As part of the results of its second Consumer Choice Survey, Frost & Sullivan, the Growth Partnership Company, is pleased to announce the results of its study examining the awareness of recycling programs and environmental behaviors among Americans.
Awareness of community recycling programs is fairly high among Americans (82% of respondents to the survey). Local newspapers appear to be the largest single contributor to this awareness (48%), although word-of-mouth by friends, neighbors, and family also serves as a strong source of community recycling programs (combined at 93%).
Encouragingly, more than nine out of ten Americans report they have seen the recycled materials symbol on products they purchase. However, fewer really know what this symbol means: 68% incorrectly believe that the label identifies the product as recyclable, with 31% properly understanding that it means the product was made of at least some recyclable materials.
This is striking, considering that 73% of respondents reported that they are very/somewhat likely to purchase products made of recycled materials in the future.
"Talk about brand identity – companies that use recycled materials or promote recycling of their products have certainly done a good job at getting Americans to recognize recycling symbols and encourage people to become interested in their products," comments Tonya Fowler, Director of Competitive Benchmarking Services for Frost & Sullivan. "However, there is a need to better educate consumers as to the exact meaning behind the designation of recycling symbols."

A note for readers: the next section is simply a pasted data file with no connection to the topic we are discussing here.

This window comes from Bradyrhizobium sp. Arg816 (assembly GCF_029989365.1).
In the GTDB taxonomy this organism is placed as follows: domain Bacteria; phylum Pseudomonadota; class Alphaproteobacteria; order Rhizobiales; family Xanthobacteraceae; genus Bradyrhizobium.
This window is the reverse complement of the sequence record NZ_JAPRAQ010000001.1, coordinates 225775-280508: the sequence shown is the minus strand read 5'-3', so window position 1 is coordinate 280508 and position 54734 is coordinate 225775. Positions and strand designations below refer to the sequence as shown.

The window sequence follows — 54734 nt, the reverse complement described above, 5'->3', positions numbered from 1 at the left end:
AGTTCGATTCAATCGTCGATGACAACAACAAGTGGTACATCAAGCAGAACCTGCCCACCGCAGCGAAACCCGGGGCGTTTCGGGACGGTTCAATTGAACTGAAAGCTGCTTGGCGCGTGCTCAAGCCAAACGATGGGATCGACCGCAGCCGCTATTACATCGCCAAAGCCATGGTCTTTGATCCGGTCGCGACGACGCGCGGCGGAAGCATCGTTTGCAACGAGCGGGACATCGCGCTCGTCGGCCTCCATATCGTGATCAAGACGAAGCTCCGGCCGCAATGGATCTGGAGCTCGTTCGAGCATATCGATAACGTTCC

More Americans report their household recycles (80%). Of these recycling Americans, nearly half are motivated by their desire to help preserve the environment, followed by the belief in conserving resources and an individual, ethical responsibility.
According to the survey, the largest proportion of non-recycling Americans indicate that they do not recycle due to the lack of community support (39%) or because they "just don't think about recycling" (38%). However, it appears that if reasons for not recycling are met with positive motivations, future recycling among this group may occur. Community support and monetary incentives serve as the top motivating factors among those who cite reasons for not recycling.
Interestingly, compared to the 2006 study, fewer non-recycling Americans report that they do not recycle due to inconvenience. "This may be due to increases in recyclable trash containers, or the increased awareness of how small recycling acts can have huge impacts on the environment over time," adds Fowler.
The survey was conducted by Frost & Sullivan's Competitive Benchmarking Services group, a division of the Customer Research team that conducts independent, non-sponsored research among end-users to evaluate and measure companies and trends in the market.
For more information on the study, please send an email to Jake Wengroff, Corporate Communications, at jake.wengroff[.]frost.com, with your full name, company name, title, telephone number, company email address, company website, city, state and country. Upon receipt of the above information, an overview will be sent to you by email.
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